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Runoff and subsurface drain response from mole and gravel mole drainage across episodic rainfall events in Ireland

Published by the American Society of Agricultural and Biological Engineers, St. Joseph, Michigan

Citation:  2016 10th International Drainage Symposium Conference, 6-9 September 2016, Minneapolis, Minnesota  .(doi:10.13031/IDS.20162487014)
Authors:   Pat Tuohy, James Humphreys, Nicholas Holden, Owen Fenton
Keywords:   Drainage systems, flashiness index, flow response, Hydrograph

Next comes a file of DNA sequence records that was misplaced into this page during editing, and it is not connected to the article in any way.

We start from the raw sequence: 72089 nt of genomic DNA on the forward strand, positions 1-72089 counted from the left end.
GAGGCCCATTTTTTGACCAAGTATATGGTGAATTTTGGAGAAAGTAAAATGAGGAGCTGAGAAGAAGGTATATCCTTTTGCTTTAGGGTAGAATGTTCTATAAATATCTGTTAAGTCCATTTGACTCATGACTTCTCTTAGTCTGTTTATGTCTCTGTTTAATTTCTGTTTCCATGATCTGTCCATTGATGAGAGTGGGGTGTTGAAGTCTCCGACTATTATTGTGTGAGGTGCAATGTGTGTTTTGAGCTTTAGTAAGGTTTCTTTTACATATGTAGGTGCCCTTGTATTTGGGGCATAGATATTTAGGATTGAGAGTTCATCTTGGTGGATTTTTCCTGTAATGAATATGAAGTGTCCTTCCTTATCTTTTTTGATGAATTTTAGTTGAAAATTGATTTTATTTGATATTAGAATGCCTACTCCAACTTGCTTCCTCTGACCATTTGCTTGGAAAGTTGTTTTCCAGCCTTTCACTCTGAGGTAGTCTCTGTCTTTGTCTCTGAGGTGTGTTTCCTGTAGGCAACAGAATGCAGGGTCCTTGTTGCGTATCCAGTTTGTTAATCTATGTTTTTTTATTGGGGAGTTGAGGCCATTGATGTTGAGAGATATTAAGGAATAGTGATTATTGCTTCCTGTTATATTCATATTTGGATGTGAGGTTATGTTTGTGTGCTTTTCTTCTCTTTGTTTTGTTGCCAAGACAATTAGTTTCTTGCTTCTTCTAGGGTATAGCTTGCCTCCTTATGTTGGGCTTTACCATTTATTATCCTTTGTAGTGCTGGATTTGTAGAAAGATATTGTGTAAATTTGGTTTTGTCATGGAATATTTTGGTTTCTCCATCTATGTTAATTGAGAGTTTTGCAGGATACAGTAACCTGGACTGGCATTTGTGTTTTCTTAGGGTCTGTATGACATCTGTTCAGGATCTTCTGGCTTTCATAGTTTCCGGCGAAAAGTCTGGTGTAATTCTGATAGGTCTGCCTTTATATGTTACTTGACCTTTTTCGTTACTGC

Abstract. Shallow drainage techniques such as mole and gravel mole drainage are used in low permeability soils to siphon off infiltrating rainwater and mitigate the associated rise in watertable. Their purpose is to improve trafficability and agricultural production. In Ireland, long-term climate predictions envisage an increased level of short-term extreme rainfall events. Therefore, a key question is how these drainage techniques perform during episodic, high intensity rainfall events, specifically in terms of discharge hydrographs and associated parameters (principally flow start time, flow peak time, lag time, peak flow rate and flashiness index). We examined 12 rainfall events over a 1 year period on a clay-loam dominated grassland site of 1.4% slope in the south of Ireland. Four drainage treatments, namely; (A) an un-drained control, (B) Mole drainage installed in January 2011 (sub-optimal installation conditions), (C) Mole drainage installed in July 2011 (optimal installation conditions) and (D) Gravel mole drainage installed in July 2011 were examined. Results showed that gravel mole drainage exhibited shorter response times to rainfall events and ultimately drained greater volumes. Drain flow from mole drainage treatments B and C produced longer start, peak and lag times and lower peak and total flows relative to the other flow discharges. Variations in discharges from all treatments were closely correlated to soil moisture status, 30 day antecedent rainfall and rainfall event intensity. Drain flow response in all treatments was seen to deteriorate in time with the strongest responses evident in early events. Flow hydrographs showed strong variation in flow characteristics, within and across treatments and across events. If the predicted increase in short-term extreme rainfall events materializes then such systems will have to operate in increasingly adverse conditions. This will require changes in system design to improve the effectiveness of mole and gravel mole drainage.

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